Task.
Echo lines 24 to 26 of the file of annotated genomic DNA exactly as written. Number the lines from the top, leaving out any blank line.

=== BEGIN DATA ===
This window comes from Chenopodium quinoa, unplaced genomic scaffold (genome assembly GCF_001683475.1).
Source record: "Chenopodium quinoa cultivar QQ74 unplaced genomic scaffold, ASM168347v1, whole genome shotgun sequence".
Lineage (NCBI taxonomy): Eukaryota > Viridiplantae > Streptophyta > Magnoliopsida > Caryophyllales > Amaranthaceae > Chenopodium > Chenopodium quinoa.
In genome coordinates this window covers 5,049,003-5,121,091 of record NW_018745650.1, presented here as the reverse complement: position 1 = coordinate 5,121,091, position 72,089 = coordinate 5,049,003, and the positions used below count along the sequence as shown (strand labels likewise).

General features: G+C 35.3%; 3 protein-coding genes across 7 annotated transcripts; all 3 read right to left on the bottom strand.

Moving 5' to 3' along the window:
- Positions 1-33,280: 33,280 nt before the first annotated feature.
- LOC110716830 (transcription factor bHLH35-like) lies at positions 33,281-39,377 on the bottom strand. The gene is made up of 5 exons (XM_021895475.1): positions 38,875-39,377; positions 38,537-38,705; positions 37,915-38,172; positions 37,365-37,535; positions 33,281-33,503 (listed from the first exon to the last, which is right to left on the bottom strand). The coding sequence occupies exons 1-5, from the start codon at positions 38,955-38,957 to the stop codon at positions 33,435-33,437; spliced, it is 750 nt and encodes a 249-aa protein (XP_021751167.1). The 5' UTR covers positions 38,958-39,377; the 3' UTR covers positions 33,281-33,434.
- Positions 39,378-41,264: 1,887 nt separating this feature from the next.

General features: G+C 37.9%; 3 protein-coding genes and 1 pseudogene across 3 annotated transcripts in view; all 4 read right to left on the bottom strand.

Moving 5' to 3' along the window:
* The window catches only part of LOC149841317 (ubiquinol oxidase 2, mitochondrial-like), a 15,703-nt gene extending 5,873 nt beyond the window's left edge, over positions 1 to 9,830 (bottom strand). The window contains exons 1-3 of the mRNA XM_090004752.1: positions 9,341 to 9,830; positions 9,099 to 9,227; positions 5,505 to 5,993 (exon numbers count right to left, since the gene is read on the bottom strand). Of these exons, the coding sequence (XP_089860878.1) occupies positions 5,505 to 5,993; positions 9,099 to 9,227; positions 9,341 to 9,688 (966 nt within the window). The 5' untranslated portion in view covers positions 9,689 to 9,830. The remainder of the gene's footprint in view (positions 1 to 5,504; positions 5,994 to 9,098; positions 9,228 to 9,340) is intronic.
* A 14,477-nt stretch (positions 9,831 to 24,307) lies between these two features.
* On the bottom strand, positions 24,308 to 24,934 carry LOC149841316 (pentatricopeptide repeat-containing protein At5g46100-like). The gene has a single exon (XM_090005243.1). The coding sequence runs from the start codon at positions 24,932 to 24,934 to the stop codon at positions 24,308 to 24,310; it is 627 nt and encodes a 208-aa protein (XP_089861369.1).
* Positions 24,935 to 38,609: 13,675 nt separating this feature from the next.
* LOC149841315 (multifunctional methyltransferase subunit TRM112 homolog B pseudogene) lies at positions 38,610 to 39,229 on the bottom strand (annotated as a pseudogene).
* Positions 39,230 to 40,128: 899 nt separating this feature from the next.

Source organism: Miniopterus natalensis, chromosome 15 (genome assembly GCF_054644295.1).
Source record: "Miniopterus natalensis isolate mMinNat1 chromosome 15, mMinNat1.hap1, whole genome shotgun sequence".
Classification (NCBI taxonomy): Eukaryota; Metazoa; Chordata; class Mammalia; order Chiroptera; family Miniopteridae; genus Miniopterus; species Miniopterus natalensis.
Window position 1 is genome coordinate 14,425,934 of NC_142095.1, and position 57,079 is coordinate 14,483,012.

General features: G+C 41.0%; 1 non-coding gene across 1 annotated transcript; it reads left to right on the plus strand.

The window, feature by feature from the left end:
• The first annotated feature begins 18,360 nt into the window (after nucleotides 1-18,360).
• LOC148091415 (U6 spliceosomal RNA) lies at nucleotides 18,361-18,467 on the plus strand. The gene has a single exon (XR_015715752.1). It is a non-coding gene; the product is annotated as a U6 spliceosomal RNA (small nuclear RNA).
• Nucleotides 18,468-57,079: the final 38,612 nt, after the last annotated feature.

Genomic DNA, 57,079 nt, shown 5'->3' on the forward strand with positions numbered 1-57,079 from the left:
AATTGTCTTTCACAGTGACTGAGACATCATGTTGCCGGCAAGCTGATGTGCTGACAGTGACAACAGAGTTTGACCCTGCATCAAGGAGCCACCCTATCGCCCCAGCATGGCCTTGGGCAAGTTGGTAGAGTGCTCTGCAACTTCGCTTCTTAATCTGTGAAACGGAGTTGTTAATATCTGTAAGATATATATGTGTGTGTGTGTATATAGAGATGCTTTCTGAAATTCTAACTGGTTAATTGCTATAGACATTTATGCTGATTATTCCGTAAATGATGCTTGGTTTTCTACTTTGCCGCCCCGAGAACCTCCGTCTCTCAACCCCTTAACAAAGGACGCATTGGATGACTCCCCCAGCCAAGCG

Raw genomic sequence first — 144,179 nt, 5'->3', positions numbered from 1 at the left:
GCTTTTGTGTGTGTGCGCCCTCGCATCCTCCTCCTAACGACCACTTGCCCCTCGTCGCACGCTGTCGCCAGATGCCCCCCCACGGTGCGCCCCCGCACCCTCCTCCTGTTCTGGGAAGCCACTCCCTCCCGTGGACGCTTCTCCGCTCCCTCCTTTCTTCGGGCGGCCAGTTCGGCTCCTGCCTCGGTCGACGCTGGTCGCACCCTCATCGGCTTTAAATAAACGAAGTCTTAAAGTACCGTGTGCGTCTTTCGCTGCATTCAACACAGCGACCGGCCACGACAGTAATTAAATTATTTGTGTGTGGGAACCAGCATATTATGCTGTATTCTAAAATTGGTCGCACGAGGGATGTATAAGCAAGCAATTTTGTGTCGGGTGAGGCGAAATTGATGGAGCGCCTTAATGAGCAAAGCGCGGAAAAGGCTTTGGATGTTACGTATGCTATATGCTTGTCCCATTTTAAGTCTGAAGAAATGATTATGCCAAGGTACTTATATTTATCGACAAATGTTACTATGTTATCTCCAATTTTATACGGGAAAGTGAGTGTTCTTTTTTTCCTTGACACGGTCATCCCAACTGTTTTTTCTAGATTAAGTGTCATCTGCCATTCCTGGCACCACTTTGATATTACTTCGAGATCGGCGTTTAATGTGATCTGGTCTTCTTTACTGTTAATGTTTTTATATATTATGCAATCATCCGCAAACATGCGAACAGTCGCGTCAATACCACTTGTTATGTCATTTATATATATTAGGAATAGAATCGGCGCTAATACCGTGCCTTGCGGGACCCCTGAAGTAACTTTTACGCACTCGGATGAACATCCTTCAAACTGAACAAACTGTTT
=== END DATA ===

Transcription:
• The first annotated feature begins 18,360 nt into the window (after nucleotides 1-18,360).
• LOC148091415 (U6 spliceosomal RNA) lies at nucleotides 18,361-18,467 on the plus strand. The gene has a single exon (XR_015715752.1). It is a non-coding gene; the product is annotated as a U6 spliceosomal RNA (small nuclear RNA).
• Nucleotides 18,468-57,079: the final 38,612 nt, after the last annotated feature.